Posted by: ThomT | Jul 8, 2014 11:55:57 AM


  12. It's actually a very simple question. What are the public accommodations laws in the community in which the bakery does business, and did they violate them? The reason why they violated them is immaterial, and the only reason we're talking about it is because the reason is religion-based prejudice. (Religion has always been treated with kid gloves in the US, and probably always will.)

    No one's gonna go to jail, and no one's gonna lose their business. But the business might be fined if they've violated one of the laws governing business operations in their area.

    Posted by: The Milkman | Jul 8, 2014 12:10:12 PM


  13. Unionist, evangelical bigots.....and undoubtedly members of the Orange Order......all bigots.
    Is anyone surprised ?

    And it's not "could face legal action".......the shop owners will face legal action.
    I know of no defence of "strongly held religious beliefs" being a defence to anything.
    BTW Atheists have equally strongly held anti-religious beliefs.

    Posted by: JackFknTwist | Jul 8, 2014 12:30:40 PM


  14. This is different from the Colorado case in this country, where a baker refused a generic wedding cake, sans 'message', to a gay couple. I don't think a business (and there are probably few where this would apply) should have to explicitly send a message they're opposed to, just on general free speech grounds. I mean, we all support the message of THIS cake, but take a minute and think of all the other possible things someone might want you as the baker to put on a cake you'd feel are legitimately offensive to you, your other customers and problematic for your business if associated with you.

    Posted by: Booker | Jul 8, 2014 12:39:54 PM


  15. Prog fascists who happen to be gay just cannot stop until they compel everyone to do what they wish.

    A bakery refused to make a cake with a political message. Send them to jail! Röhm is dead but his legacy lives with us.

    Posted by: AG | Jul 8, 2014 12:46:32 PM


  16. Also dead? My dignity. But I barely had any to begin with. It sucks being a conservative.

    Posted by: AG | Jul 8, 2014 12:48:24 PM


  17. There are Equality Laws: they must be enforced.

    The USA interpretation of 'freedom of speech' has no place in the discussion.

    Breaches of the law, incitement to hatred, sectarianism, bigotry, discrimination.....all have a long and pernicious history in Northern Ireland. We have seen where such bigotry leads and it is with mean spirited, small minded, little self righteous religious oafs that it all began in the first place.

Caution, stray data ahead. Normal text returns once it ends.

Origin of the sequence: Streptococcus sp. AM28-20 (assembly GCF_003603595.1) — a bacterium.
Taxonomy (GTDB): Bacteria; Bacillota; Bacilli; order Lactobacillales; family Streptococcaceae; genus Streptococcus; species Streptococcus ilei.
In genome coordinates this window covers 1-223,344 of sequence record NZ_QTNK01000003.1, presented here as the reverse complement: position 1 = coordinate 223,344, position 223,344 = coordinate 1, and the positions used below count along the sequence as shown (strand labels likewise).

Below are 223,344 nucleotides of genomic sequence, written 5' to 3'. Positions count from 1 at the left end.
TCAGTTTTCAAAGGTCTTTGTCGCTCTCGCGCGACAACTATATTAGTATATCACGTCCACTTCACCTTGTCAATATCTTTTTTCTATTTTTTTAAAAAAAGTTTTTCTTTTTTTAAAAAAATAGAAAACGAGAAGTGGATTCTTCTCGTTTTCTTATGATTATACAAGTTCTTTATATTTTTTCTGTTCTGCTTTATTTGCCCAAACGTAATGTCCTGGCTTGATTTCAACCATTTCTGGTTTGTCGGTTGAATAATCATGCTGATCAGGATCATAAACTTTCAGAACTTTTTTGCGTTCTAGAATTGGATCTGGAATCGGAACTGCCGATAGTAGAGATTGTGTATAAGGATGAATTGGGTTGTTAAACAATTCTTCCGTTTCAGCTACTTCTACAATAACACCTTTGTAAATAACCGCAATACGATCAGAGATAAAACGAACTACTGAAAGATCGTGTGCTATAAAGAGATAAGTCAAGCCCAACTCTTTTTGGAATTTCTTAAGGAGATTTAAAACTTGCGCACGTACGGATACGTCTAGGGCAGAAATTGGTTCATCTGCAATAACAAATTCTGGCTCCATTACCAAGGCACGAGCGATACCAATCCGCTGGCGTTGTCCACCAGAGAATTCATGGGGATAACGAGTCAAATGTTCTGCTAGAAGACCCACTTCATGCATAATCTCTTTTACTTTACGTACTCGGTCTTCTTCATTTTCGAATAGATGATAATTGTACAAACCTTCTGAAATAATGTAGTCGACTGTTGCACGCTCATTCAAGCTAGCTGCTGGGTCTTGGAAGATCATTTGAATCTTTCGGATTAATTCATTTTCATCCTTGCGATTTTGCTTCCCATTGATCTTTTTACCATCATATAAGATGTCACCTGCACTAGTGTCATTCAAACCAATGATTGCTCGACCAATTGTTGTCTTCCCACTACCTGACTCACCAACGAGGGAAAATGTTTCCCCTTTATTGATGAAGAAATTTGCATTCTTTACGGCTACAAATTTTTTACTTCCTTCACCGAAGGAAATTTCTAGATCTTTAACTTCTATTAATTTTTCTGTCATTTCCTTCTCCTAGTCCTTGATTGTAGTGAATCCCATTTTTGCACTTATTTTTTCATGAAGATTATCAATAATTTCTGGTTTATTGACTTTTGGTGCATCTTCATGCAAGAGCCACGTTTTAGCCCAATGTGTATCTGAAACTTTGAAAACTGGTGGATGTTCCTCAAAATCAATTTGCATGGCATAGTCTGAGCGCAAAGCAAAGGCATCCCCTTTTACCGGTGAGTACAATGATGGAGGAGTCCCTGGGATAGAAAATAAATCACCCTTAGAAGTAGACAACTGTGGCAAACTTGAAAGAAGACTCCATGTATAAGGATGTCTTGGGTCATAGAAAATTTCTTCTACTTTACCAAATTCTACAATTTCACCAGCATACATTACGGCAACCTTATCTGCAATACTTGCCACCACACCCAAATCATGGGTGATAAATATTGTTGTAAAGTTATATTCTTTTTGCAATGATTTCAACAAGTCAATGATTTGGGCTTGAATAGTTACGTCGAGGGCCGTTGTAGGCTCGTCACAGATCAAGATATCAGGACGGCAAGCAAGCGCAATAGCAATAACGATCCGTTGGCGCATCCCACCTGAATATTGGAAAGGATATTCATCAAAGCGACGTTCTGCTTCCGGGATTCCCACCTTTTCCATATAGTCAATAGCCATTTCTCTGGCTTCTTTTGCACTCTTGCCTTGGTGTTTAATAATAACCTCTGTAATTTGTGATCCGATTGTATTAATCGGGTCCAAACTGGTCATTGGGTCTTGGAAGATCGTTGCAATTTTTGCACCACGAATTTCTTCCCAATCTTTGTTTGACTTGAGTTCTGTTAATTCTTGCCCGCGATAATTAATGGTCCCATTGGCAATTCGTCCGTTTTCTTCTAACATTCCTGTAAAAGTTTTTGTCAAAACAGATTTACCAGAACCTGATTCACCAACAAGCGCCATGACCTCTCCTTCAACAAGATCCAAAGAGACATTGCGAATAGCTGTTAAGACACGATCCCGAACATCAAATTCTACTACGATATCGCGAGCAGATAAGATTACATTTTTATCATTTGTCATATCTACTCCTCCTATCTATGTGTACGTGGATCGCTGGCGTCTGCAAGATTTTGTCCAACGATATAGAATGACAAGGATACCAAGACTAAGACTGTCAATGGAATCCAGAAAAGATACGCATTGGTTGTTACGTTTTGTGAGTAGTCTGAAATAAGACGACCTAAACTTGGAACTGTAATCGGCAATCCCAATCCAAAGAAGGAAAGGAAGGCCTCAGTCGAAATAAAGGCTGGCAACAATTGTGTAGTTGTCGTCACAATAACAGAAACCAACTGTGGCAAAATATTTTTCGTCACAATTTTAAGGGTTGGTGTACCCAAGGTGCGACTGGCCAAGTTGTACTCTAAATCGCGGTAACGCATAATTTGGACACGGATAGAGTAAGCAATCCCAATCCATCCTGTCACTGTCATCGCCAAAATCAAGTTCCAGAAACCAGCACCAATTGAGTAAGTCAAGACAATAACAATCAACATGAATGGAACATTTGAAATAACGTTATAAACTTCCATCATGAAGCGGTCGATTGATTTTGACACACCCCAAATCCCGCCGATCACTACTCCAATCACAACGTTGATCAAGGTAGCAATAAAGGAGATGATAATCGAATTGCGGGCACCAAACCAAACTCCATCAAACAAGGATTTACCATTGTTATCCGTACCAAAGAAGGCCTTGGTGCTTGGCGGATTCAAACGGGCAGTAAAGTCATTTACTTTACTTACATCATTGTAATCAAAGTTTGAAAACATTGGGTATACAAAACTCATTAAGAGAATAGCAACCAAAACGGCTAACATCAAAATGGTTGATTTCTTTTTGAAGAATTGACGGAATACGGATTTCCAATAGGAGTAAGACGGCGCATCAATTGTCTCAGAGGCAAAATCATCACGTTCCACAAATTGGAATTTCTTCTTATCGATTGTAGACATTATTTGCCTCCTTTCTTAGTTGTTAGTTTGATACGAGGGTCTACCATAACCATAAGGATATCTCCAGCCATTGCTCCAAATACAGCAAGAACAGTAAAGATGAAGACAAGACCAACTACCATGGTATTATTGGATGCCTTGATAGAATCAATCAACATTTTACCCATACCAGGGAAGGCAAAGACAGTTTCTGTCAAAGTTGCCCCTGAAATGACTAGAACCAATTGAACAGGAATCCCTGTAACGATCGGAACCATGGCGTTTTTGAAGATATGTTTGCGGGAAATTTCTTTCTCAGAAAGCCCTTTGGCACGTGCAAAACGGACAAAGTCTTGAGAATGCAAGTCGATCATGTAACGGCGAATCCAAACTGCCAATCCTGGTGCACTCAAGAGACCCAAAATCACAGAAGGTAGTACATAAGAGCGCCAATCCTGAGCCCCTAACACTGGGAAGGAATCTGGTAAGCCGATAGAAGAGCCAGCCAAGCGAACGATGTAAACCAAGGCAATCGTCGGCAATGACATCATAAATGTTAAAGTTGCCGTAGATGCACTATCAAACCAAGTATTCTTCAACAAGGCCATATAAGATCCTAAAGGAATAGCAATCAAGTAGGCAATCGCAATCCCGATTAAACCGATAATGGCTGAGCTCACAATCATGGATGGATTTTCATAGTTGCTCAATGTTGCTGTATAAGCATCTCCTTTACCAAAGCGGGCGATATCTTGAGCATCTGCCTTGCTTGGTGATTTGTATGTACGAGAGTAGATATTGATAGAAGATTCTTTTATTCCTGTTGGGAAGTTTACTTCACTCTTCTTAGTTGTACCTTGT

Let's nip this vile hate in the bud, now.

    Posted by: JackFknTwist | Jul 8, 2014 12:59:33 PM


  18. @JACKFKNTWIST

    Do you have any business? Are you mean spirited and small minded if you refuse to bake a cake or make a T-shirt that say "Impeach Obama" or "Obama is an incompetent and a liar"?

    You're a fascist and a bigot.

    Posted by: AG | Jul 8, 2014 1:13:36 PM


  19. I respect my parents wishes to not have cakes that say "happy birthday" because nobody in my family is actually happy that I was born.

    Posted by: AG | Jul 8, 2014 1:25:40 PM


  20. It's a cake, not a cross.... There is nothing religious about it!

    I wish Christians would stop making up stuff, and claiming that it came from God and the Bible.

    Certainly, there is nothing about birth control in the Bible, to begin with. And educated people know Jesus was never quoted as saying anything about gays.

    However, we all know the Bible includes silliness about red dresses and such....

    Stop making stupid things up!

    (Didn't this article get the rightwingers excited----look at the postings.... they care so much about businesses but not people.... how sad)

    Posted by: TonyJazz | Jul 8, 2014 1:36:36 PM


  21. It's a cake, not a cross.... There is nothing religious about it!

    I wish Christians would stop making up stuff, and claiming that it came from God and the Bible.

    Certainly, there is nothing about birth control in the Bible, to begin with. And educated people know Jesus was never quoted as saying anything about gays.

    However, we all know the Bible includes silliness about red dresses and such....

    Stop making stupid things up!

    (Didn't this article get the rightwingers excited----look at the postings.... they care so much about businesses but not people.... how sad)

    Posted by: TonyJazz | Jul 8, 2014 1:36:37 PM


  22. I hope the editor fixes the comments. I didn't post it twice, but there they are....

    Some technical glitch on the towleroad end... Now I see why I've seen that happen so often...

    Posted by: TonyJazz | Jul 8, 2014 1:44:09 PM


  23. @ AG :

    Just how familiar are you with the equality laws being broken here ?

    Or are you just mouthing off, as usual ?

    Posted by: JackFknTwist | Jul 8, 2014 1:44:22 PM


  24. The very phrase "firmly held beliefs" is nonsense.

    Aren't all beliefs "firmly held" until they are changed ?

    Posted by: JackFknTwist | Jul 8, 2014 1:45:26 PM


  25. @Booker makes a valid point.

    If a bakery makes, say, wedding cakes and a gay couple asks for one, the bakery has no right to single out gay couples for exclusion if the non-discrimination laws of their area cover sexual orientation. (I don't know the laws in Northern Ireland.) This was the case with the baker in CO and the photographer in NM. They were clearly in violation of state non-discrimination law. Why they were in violation (their personal religious beliefs) is irrelevant. A gay baker would have no right to target Christians for exclusion, either.

    But if a baker is only refusing to put a specific message on a cake, such as "Support Gay Marriage," that's trickier territory. Presumably, if a baker was asked to do a cake in the shape of genitalia, they could refuse because they wouldn't make such a cake for anyone. Or if they were asked to make a cake saying "Christians Suck" or "Racism Rules" or "Kill the Jews" ... That's more in the category of refusing to make or carry a certain product, and there's a case to be made for that. Kosher delis aren't required to carry non-kosher products.

    Refusing any order from a group/customer you disapprove of is not quite the same as refusing to make a unique product for a customer. Would this bakery have been willing to do another cake, or would all cakes be off-limits?

    Posted by: Ernie | Jul 8, 2014 2:14:15 PM